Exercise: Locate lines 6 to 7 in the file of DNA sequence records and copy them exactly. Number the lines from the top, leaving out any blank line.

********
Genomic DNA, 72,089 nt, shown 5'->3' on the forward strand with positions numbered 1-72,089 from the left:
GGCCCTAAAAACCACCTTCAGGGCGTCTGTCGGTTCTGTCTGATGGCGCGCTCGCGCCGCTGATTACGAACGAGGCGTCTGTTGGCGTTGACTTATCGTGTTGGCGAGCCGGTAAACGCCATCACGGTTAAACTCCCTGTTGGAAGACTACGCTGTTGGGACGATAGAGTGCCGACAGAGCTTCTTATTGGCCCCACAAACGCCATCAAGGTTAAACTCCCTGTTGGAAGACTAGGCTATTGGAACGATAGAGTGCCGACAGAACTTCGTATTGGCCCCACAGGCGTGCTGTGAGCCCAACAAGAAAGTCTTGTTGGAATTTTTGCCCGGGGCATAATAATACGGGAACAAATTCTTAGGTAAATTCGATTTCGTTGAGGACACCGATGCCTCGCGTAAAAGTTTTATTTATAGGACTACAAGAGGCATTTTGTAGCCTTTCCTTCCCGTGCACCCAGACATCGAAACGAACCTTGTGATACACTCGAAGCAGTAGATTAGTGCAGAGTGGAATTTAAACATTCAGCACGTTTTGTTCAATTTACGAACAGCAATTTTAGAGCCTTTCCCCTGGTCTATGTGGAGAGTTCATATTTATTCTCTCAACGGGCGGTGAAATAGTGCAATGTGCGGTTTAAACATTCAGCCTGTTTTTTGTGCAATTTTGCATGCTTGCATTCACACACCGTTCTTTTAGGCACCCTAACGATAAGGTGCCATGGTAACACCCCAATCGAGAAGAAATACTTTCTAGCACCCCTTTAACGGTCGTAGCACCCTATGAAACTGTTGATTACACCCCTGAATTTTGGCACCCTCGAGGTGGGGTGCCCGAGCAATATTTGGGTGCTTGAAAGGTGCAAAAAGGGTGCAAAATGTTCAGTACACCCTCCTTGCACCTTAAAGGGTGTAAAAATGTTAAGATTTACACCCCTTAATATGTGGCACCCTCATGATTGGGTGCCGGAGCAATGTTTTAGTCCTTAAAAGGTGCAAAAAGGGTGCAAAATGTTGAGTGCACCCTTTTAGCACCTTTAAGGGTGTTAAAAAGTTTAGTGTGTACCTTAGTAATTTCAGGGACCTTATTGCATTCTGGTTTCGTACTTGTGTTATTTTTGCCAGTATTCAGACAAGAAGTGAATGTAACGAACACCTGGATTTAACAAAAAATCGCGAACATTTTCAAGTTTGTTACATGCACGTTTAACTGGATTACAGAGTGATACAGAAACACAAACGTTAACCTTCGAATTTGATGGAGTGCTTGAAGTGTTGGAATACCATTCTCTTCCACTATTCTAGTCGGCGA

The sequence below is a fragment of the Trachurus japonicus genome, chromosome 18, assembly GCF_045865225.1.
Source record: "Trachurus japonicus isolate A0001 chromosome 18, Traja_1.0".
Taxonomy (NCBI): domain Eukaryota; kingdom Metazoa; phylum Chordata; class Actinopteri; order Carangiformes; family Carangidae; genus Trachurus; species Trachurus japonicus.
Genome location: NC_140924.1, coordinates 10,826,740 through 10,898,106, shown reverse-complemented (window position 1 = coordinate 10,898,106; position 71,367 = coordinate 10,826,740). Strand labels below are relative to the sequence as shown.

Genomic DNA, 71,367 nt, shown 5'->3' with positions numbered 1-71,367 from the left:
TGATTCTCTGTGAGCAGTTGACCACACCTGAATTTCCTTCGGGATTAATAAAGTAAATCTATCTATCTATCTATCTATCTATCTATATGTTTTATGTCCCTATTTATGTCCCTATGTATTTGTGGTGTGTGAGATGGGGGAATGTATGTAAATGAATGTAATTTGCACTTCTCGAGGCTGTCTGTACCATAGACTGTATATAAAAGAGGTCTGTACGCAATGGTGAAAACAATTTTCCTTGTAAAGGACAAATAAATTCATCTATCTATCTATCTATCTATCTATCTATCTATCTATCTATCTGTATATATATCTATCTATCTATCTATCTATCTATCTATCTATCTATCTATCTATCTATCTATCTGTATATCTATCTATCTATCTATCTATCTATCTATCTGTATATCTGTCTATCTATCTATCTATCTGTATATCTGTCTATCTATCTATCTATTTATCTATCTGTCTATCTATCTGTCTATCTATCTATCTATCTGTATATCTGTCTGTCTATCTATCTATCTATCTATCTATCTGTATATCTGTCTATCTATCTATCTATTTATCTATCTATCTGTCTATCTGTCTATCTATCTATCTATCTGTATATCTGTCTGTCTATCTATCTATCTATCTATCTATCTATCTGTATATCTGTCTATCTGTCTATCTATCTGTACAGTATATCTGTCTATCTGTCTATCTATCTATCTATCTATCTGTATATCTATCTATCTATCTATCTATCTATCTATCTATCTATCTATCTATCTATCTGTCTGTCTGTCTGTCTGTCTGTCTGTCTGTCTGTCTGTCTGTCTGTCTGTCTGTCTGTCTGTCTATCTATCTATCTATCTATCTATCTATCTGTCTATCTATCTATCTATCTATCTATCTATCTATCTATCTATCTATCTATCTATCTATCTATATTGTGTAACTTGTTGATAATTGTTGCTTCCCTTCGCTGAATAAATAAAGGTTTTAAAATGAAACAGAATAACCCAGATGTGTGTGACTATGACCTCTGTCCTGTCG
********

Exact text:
Genome location: NC_140924.1, coordinates 10,826,740 through 10,898,106, shown reverse-complemented (window position 1 = coordinate 10,898,106; position 71,367 = coordinate 10,826,740). Strand labels below are relative to the sequence as shown.

Genomic DNA, 71,367 nt, shown 5'->3' with positions numbered 1-71,367 from the left: